Shedding light on women as community leaders and peace builders will help to shift public discourse, allowing women to become more engaged in political discourse, and to increase their participation and access to expression and decision-making, in both the public and political spheres. These women might eventually become a source of inspiration not only for other women and girls, but also for men and boys who are influenced by socially endorsed views of gender.

Figure 1. Women’s march in Lebanon. © ABAAD, 2019.

Today, we are battling on two fronts: we are struggling for our basic needs and civil rights as citizens, and for our existence as equal human beings in society. Despite efforts to silence them through intimidation and other forms of abuse, women have been and continue to be vocal about their rights. It is time to change the gender narrative, commit to gender-sensitive reporting, and cover the positive impact made by women, not only during revolutions but every single day. It is time for the media to play a responsible role by offering a more positive representation of women and a counternarrative to mainstream stereotypes, which may become a deterrent to sexual and gender-based violence in our societies.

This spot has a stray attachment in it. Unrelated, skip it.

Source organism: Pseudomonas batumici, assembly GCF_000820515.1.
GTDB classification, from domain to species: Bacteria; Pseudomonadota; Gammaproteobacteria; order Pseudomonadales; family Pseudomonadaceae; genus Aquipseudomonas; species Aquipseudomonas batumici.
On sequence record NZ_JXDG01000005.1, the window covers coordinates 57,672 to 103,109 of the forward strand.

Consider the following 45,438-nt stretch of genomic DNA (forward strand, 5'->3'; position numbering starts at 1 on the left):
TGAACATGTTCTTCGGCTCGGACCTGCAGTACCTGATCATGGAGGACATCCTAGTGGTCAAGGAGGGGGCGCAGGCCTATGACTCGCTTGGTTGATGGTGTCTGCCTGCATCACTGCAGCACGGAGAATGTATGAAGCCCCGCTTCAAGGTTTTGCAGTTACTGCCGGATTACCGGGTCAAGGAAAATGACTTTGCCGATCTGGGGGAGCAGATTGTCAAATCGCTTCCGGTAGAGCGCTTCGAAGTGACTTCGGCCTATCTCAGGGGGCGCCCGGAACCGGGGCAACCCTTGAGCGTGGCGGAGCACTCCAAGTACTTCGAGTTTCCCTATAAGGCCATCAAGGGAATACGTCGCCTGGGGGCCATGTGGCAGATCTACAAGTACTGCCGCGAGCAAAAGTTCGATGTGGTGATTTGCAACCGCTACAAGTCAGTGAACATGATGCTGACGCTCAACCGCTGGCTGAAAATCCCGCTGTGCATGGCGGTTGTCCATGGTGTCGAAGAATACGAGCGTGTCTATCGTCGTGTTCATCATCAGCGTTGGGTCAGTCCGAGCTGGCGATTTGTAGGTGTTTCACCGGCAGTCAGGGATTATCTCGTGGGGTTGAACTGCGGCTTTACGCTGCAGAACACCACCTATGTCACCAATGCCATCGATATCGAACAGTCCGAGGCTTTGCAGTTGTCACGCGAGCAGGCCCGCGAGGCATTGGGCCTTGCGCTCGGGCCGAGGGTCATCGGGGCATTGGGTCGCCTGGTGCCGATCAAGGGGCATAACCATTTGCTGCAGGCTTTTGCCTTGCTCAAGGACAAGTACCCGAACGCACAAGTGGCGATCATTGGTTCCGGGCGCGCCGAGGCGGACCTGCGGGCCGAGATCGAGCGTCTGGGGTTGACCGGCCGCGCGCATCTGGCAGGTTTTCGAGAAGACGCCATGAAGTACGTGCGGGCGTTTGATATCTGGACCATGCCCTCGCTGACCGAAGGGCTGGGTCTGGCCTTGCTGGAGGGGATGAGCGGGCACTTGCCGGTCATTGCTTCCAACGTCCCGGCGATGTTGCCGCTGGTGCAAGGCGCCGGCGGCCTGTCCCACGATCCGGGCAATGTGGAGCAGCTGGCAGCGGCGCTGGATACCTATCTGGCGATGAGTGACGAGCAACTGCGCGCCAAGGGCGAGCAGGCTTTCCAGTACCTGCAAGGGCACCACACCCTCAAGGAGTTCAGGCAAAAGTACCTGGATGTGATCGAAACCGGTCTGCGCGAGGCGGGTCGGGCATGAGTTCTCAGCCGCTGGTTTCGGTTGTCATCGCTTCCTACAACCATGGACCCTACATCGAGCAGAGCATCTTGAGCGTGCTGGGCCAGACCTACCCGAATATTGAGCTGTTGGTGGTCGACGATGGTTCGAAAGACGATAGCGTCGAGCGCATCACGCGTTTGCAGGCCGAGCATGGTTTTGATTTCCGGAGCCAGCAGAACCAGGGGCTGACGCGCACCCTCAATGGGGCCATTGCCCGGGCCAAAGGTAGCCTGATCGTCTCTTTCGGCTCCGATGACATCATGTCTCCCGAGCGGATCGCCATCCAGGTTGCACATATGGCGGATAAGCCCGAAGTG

Until then, women and girls will continue to challenge social norms that limit the possibilities for both women and men. We will continue to be vocal about our rights as women and as citizens. As the words of ABAAD MENA’s (2019) “#NotYourHonor” song go: “Today, my voice will be heard and break down the walls of this regime. Today, I lead the revolution, our will is the solution.”


1An ankle-length robe with long sleeves.